Ma said it wasn’t none of their business. She made Polly turn away.
Next thing anyone knew, Mary Katherine was sacked from her job for being in the family way, and she was married to Timmy Burke.
Polly felt angry in a deep, burning, secret part of her. Betrayed. Her brother had been betrayed. She kept an eye on the couple. The babe came too early for respectability, but by that time Polly was learning that memory, much less respectability, ran short in Bethnal Green. Simple reason: to survive you had to forget. For a week or two after Michael’s death, people had drunk and wailed and wept over him, his poor family, his lost future. But then, all of a sudden, they’d stopped talking about him. Now it was like he’d never existed. His name would elicit nothing but a blank face and—through persistence—a weary, noncommittal shrug, the way a body might react when asked what they thought of the sky being blue.
But for Polly, there would be no forgetting Michael. For in the summer of 1878, his death forced her to face facts. For her sort, the future was not assured. No bother planning for it. No bother expecting anything of it. Everything, in time, was forgotten—and sooner where she lived than most places.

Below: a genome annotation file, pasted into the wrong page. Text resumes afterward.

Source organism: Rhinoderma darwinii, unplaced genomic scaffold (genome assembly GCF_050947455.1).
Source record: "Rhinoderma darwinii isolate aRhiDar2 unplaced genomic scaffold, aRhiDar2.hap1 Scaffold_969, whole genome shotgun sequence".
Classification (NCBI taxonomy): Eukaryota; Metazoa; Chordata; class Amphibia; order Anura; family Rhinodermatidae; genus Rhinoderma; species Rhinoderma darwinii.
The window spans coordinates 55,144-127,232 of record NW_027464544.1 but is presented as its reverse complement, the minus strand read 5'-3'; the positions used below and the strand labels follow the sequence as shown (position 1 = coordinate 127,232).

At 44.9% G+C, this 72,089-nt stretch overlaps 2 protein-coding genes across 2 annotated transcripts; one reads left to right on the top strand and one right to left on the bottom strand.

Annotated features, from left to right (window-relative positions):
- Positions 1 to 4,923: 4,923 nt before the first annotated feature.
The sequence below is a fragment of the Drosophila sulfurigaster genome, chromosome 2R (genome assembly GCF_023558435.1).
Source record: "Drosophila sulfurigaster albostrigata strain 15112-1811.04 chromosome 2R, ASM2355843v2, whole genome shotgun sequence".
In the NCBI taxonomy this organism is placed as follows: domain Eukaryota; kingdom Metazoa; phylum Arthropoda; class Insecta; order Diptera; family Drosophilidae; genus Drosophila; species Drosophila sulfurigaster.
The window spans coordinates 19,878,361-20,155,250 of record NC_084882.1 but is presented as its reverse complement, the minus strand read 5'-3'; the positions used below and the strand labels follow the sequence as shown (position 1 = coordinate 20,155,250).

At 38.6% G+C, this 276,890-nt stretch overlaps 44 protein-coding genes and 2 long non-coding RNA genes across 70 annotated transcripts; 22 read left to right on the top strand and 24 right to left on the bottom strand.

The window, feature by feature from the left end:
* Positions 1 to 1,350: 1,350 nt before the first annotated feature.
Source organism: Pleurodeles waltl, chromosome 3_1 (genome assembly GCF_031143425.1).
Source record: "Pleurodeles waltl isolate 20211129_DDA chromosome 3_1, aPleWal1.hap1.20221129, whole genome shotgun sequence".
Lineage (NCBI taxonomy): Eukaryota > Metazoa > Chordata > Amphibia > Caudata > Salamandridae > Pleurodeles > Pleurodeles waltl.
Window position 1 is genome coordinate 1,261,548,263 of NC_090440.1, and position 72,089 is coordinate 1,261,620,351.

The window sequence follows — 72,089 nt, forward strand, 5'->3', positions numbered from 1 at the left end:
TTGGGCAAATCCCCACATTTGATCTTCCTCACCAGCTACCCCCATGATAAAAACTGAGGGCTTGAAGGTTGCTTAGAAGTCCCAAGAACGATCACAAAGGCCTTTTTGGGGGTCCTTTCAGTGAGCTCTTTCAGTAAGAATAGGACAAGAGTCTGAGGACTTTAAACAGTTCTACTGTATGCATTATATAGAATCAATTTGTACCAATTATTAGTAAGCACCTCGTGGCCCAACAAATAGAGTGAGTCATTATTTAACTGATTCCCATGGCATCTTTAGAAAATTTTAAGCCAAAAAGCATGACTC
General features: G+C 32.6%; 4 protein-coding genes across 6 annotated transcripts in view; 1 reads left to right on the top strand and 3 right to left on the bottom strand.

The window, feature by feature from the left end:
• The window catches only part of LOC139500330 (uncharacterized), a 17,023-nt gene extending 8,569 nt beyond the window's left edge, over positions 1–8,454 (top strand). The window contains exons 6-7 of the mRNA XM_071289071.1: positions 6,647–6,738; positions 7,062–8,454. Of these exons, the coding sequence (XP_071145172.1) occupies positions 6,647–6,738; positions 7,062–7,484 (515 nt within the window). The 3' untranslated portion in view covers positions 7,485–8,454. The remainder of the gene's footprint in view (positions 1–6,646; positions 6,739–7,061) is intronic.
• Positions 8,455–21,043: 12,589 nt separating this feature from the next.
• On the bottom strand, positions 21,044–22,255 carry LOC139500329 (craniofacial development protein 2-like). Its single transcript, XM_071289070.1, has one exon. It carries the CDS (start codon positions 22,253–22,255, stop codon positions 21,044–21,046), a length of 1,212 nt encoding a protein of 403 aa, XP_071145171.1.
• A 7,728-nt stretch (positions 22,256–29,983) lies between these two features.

It was a good lesson, really. It made it easier to bear when her mother took to gin, and when her father stopped coming home entirely. By the time her little brother and sister died of cholera, in the spring of 1888, Polly could take it with a nod and a shrug, just like she might a comment on the blue, blue sky. Finally, at twenty-four years of age, Polly saw that she’d grown up.
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Some particularly useful primary and secondary sources consulted while writing A Lady’s Lesson in Scandal
Inquiry into the Life and Labour of the People in London, by Charles Booth. This is truly Booth’s life work. The entirety of this massive work is available online through the London School of Economics website.
London Labour and the London Poor, by Henry Mayhew. A fascinating look at various professions and living conditions in mid-Victorian London. Available online through the University of Virginia.
Toilers in London: or, Inquiries concerning female labour in the metropolis, by The British Weekly Commissioners (1889); and A Year’s Work Amongst Factory Girls, by Mrs. N. Parker (1884): invaluable resource for understanding the livelihoods and lifestyles of female factory workers. Both are available on Google Books.